Testy exchanges over developer's revamp for Fairfield Metro
Updated 5:36 pm, Friday, August 17, 2012
It was deja vu all over again Thursday when the Fairfield Metro project rolled back before the Inland Wetlands Commission for a public hearing on changes to the project encompassing both the town's third railroad station and plans for a private, multi-faceted development.
Critics continued to hammer the commission over the role of Conservation Director Thomas Steinke, who was removed from his traditional role providing environmental oversight for the project, and also took the panel members to task over their demeanor during the hearing.
Before the hearing began, the commission voted to place consultants on the Fairfield Metro project -- Gary Weddle and Redniss & Mead, a consulting firm -- under the "general supervision" of Steinke, in compliance with a state recent Supreme Court ruling. That decision upheld a challenge to the removal of Steinke and his staff from their usual role during the administration of then-First Selectman Kenneth Flatto, who contended they were unnecessarily hindering the project.
Kathryn Braun, a member of the RTM, thanked the commission for following through on the court order, but said it cannot vote on the changes proposed by the private developer, Blackrock Realty, because Steinke has yet to make a recommendation.
"This commission can't rely on Redniss & Meade, Bill Kenny or Gary Weddle in drawing any conclusion," she said. "To do so would violate the local court and Supreme Court" because they have not been supervised by Steinke. "You should not rely on these reports," Braun said.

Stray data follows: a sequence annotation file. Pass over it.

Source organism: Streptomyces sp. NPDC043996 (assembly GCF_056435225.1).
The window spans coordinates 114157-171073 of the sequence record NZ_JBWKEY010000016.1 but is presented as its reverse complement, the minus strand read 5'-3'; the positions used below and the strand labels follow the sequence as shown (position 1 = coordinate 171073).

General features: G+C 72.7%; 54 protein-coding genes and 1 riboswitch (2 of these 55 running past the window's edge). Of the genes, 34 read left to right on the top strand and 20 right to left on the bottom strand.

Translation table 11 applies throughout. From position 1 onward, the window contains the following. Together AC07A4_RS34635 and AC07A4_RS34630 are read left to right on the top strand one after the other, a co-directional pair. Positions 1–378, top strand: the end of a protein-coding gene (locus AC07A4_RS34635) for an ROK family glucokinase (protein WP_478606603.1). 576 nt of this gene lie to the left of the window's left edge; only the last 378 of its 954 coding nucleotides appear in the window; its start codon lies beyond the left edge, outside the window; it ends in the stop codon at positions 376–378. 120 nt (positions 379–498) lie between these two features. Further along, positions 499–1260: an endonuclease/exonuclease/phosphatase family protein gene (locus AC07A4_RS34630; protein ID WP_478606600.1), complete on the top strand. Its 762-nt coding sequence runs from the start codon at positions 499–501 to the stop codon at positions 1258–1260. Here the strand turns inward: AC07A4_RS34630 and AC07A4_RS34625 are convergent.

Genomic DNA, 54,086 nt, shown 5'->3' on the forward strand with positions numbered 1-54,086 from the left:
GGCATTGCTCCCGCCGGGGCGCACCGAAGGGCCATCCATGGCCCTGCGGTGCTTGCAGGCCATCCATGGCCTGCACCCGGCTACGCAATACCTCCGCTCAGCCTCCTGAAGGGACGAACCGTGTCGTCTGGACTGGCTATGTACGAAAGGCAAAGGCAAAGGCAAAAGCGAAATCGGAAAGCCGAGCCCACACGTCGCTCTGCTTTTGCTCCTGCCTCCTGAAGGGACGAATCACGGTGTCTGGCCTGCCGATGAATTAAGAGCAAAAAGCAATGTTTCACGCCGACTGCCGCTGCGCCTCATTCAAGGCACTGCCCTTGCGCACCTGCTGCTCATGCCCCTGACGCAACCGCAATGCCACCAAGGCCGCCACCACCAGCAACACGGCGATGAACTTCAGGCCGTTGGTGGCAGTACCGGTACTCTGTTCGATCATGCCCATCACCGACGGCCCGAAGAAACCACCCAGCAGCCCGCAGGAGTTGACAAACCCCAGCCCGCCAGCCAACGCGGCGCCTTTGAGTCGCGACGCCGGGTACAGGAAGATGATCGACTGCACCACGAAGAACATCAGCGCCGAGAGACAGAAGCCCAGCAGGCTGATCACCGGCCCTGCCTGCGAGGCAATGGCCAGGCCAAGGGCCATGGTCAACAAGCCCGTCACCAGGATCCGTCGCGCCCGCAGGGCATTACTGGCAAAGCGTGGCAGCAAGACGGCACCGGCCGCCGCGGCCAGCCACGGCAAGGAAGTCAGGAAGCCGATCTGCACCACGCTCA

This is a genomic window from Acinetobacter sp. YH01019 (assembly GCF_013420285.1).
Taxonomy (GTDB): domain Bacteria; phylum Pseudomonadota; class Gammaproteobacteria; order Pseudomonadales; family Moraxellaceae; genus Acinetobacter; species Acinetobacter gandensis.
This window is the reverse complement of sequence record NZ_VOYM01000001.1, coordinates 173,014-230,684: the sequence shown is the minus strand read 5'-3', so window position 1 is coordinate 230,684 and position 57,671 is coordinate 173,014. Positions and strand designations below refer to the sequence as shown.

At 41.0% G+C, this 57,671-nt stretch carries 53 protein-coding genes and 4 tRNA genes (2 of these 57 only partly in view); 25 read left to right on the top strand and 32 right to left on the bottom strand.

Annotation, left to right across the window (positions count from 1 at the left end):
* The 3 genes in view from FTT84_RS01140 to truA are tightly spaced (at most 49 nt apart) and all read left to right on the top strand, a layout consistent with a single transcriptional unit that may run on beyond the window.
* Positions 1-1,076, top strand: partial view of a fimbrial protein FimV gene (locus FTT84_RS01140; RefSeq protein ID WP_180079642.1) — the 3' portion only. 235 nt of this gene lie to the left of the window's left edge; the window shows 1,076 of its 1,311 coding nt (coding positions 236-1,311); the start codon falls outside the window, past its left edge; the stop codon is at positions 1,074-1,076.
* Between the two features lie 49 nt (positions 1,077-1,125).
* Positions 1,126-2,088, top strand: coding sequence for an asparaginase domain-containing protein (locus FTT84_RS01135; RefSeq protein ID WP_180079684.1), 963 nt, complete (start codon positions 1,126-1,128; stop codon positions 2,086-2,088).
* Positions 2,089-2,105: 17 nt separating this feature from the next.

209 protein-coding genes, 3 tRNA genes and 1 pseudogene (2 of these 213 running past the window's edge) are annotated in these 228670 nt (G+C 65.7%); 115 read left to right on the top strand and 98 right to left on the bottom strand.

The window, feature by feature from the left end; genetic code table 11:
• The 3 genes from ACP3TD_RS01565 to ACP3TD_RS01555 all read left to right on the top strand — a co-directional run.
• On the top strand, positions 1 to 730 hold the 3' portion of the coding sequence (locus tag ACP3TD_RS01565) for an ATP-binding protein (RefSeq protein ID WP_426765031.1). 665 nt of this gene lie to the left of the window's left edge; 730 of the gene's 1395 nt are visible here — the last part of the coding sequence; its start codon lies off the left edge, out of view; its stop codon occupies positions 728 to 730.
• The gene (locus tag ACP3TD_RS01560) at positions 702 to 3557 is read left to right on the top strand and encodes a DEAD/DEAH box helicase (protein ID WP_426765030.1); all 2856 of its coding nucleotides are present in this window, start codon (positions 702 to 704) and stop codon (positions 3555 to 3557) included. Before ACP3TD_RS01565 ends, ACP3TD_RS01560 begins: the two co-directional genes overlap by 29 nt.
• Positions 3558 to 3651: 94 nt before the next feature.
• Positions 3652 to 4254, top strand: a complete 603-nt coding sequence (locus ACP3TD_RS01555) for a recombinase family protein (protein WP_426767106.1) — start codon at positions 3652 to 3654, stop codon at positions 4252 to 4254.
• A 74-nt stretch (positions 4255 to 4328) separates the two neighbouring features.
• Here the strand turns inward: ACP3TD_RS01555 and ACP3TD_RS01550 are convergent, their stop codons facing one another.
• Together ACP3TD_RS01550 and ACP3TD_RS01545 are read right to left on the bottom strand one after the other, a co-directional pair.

Blackrock Realty wants to change an already-approved building proposed for the property from a retail pavilion to a structure with 197 apartment units. The Thursday night hearing was held to decide whether that change is in keeping with the original permit or whether a new or modified application must be sought. The board made no decision Thursday.
George Bisacca, the lawyer who represented a group called Concerned Citizens, who won the court case challenging the appointment of Weddle as wetlands compliance officer, asked the commission who would be the compliance officer on the project.
When he was told it would Weddle, Bisacca responded that the court had ordered Weddle removed from that role.
"No, the court ordered him under the supervision of the conservation director," responded Kevin Gumpper, the conservation chairman. He added the panel did not plan to debate the matter that evening.
That prompted shouts from the audience of, "Let him speak!" and a warning from Gumpper that he would clear the room if necessary to maintain order.
"This meeting is about the three items on the agenda," he said. "We're not talking about who the wetlands compliance officer is."
Another RTM member, Carol Pontrelli, R-9, said while the square footage of the proposed apartment building might be the same as the previously proposed retail pavilion, "the footprint of a resident space is much different. I really don't see how these two footprints are comparable."
At one point during her remarks, Pontrelli made an observation on the apparent lack of engagement by commission members during the meeting, prompting an audience member to remark that panel members should look at the public speakers. When it was her turn to speak, Gaylor Meyer, another RTM member. chastised Gumpper, "Don't look away from me when I speak."
As for the change proposed by Blackrock Realty, the developer's lawyer, John Fallon, said the apartment building -- which has yet to receive Town Plan and Zoning Commission approval -- is smaller and farther away from a conservation easement area on the property. However, there would need to be temporary closure of access to all or some of the conservation area during construction of the building for safety purposes, Fallon said.
"There are no new regulated activities in any regulated areas associated with this change of use," he said.
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